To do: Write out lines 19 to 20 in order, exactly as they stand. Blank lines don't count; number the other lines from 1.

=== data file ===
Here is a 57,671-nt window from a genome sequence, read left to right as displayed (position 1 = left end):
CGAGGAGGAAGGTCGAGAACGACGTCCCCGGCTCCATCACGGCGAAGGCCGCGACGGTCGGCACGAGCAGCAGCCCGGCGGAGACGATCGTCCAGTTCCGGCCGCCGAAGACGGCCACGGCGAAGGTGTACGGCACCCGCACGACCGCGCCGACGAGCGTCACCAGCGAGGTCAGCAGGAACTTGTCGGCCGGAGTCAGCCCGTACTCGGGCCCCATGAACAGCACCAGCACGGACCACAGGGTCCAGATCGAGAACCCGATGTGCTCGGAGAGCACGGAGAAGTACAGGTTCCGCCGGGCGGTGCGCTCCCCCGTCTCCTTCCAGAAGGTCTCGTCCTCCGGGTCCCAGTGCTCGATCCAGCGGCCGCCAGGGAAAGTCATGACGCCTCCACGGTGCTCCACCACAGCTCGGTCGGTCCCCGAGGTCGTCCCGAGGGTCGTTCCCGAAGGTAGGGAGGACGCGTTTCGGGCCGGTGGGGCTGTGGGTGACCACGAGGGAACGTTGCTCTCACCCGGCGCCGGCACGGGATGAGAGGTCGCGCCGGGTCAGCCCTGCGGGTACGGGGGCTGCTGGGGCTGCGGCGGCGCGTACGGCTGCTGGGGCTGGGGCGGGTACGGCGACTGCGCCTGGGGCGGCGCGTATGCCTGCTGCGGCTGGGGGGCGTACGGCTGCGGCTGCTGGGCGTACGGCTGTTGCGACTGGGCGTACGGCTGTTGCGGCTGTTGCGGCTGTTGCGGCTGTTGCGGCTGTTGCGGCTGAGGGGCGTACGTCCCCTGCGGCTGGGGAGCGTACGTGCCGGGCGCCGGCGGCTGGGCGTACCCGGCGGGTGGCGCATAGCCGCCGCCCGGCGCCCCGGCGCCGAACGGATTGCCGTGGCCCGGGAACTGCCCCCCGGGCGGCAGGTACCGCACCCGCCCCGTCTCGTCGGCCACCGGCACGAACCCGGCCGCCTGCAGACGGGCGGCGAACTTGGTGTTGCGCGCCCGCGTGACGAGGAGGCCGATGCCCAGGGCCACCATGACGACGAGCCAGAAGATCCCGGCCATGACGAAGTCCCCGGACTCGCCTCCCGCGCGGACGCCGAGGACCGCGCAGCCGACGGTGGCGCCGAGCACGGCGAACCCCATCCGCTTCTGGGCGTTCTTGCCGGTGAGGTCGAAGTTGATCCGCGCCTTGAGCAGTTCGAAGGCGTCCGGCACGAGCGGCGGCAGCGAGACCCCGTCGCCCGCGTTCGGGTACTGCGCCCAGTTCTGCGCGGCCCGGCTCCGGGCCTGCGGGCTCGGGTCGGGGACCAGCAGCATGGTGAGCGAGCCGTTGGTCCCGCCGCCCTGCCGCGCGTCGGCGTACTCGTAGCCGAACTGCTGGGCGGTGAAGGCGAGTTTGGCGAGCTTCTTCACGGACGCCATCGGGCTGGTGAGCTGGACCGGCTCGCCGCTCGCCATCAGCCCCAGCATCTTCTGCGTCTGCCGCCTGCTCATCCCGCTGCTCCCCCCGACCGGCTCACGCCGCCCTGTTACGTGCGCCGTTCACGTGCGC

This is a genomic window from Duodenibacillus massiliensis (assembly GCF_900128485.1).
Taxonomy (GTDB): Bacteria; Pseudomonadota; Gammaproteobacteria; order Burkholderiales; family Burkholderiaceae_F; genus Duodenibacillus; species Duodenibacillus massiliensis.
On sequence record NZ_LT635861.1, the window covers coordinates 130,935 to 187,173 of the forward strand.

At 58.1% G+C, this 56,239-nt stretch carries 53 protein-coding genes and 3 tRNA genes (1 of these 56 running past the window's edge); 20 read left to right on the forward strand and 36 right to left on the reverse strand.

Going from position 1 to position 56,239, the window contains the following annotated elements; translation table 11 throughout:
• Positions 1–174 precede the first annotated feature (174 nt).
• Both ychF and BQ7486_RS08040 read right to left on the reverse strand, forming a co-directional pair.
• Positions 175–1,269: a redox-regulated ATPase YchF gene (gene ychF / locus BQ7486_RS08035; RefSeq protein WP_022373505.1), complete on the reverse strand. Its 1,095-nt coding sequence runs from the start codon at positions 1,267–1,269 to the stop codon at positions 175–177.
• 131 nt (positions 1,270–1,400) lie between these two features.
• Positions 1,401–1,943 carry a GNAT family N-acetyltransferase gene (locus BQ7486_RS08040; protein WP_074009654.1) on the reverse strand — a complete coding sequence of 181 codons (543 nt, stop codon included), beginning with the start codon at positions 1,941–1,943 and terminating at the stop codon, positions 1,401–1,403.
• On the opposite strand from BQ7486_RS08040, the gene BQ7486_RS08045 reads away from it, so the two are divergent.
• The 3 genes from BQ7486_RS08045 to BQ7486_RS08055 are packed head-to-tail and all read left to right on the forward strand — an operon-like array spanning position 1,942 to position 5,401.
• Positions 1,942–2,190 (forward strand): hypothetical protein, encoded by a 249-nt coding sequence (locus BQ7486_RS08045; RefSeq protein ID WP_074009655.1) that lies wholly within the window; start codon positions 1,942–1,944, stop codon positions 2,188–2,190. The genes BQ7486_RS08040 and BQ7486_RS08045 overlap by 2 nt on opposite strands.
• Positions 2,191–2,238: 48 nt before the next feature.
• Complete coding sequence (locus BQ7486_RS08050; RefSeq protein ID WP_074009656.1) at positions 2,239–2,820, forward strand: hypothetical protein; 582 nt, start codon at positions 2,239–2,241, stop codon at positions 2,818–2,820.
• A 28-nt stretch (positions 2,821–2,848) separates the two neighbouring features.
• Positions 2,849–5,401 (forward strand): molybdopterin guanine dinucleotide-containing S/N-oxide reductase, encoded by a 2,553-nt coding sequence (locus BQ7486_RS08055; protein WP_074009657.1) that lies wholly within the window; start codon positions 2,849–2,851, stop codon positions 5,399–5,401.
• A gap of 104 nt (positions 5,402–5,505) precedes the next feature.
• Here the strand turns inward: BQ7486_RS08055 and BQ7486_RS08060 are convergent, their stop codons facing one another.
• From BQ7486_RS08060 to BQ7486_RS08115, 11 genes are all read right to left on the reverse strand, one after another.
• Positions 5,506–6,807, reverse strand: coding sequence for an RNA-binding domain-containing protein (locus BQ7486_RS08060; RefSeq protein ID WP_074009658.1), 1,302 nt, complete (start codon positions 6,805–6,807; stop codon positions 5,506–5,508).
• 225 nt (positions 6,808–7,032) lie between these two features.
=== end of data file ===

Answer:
• Positions 2,849–5,401 (forward strand): molybdopterin guanine dinucleotide-containing S/N-oxide reductase, encoded by a 2,553-nt coding sequence (locus BQ7486_RS08055; protein WP_074009657.1) that lies wholly within the window; start codon positions 2,849–2,851, stop codon positions 5,399–5,401.
• A gap of 104 nt (positions 5,402–5,505) precedes the next feature.